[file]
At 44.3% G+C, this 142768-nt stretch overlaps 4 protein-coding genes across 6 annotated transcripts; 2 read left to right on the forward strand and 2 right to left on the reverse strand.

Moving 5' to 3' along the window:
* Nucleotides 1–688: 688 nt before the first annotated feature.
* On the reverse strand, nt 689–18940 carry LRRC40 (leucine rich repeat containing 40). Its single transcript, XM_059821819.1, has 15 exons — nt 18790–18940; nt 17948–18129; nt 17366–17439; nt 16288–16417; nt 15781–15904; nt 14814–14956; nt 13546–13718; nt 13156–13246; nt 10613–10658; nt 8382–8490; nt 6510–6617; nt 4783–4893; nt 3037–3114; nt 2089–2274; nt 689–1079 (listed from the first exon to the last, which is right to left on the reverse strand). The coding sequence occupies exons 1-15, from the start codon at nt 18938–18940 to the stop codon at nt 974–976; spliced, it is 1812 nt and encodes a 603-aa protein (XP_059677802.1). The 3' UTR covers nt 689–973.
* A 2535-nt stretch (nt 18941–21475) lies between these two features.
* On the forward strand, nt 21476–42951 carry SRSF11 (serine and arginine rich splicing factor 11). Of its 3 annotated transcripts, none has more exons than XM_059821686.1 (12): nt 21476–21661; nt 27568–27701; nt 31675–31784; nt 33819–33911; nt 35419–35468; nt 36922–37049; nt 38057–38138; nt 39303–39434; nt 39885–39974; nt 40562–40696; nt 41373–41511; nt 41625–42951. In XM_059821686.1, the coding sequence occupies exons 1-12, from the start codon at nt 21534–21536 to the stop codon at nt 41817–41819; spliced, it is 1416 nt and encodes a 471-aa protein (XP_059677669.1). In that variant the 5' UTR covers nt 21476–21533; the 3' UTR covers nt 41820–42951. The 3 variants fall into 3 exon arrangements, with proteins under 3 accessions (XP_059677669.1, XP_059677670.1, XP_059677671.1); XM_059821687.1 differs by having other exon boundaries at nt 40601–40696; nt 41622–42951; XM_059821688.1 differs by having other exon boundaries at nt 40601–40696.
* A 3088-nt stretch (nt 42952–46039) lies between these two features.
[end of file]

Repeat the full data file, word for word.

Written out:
At 44.3% G+C, this 142768-nt stretch overlaps 4 protein-coding genes across 6 annotated transcripts; 2 read left to right on the forward strand and 2 right to left on the reverse strand.

Moving 5' to 3' along the window:
* Nucleotides 1–688: 688 nt before the first annotated feature.
* On the reverse strand, nt 689–18940 carry LRRC40 (leucine rich repeat containing 40). Its single transcript, XM_059821819.1, has 15 exons — nt 18790–18940; nt 17948–18129; nt 17366–17439; nt 16288–16417; nt 15781–15904; nt 14814–14956; nt 13546–13718; nt 13156–13246; nt 10613–10658; nt 8382–8490; nt 6510–6617; nt 4783–4893; nt 3037–3114; nt 2089–2274; nt 689–1079 (listed from the first exon to the last, which is right to left on the reverse strand). The coding sequence occupies exons 1-15, from the start codon at nt 18938–18940 to the stop codon at nt 974–976; spliced, it is 1812 nt and encodes a 603-aa protein (XP_059677802.1). The 3' UTR covers nt 689–973.
* A 2535-nt stretch (nt 18941–21475) lies between these two features.
* On the forward strand, nt 21476–42951 carry SRSF11 (serine and arginine rich splicing factor 11). Of its 3 annotated transcripts, none has more exons than XM_059821686.1 (12): nt 21476–21661; nt 27568–27701; nt 31675–31784; nt 33819–33911; nt 35419–35468; nt 36922–37049; nt 38057–38138; nt 39303–39434; nt 39885–39974; nt 40562–40696; nt 41373–41511; nt 41625–42951. In XM_059821686.1, the coding sequence occupies exons 1-12, from the start codon at nt 21534–21536 to the stop codon at nt 41817–41819; spliced, it is 1416 nt and encodes a 471-aa protein (XP_059677669.1). In that variant the 5' UTR covers nt 21476–21533; the 3' UTR covers nt 41820–42951. The 3 variants fall into 3 exon arrangements, with proteins under 3 accessions (XP_059677669.1, XP_059677670.1, XP_059677671.1); XM_059821687.1 differs by having other exon boundaries at nt 40601–40696; nt 41622–42951; XM_059821688.1 differs by having other exon boundaries at nt 40601–40696.
* A 3088-nt stretch (nt 42952–46039) lies between these two features.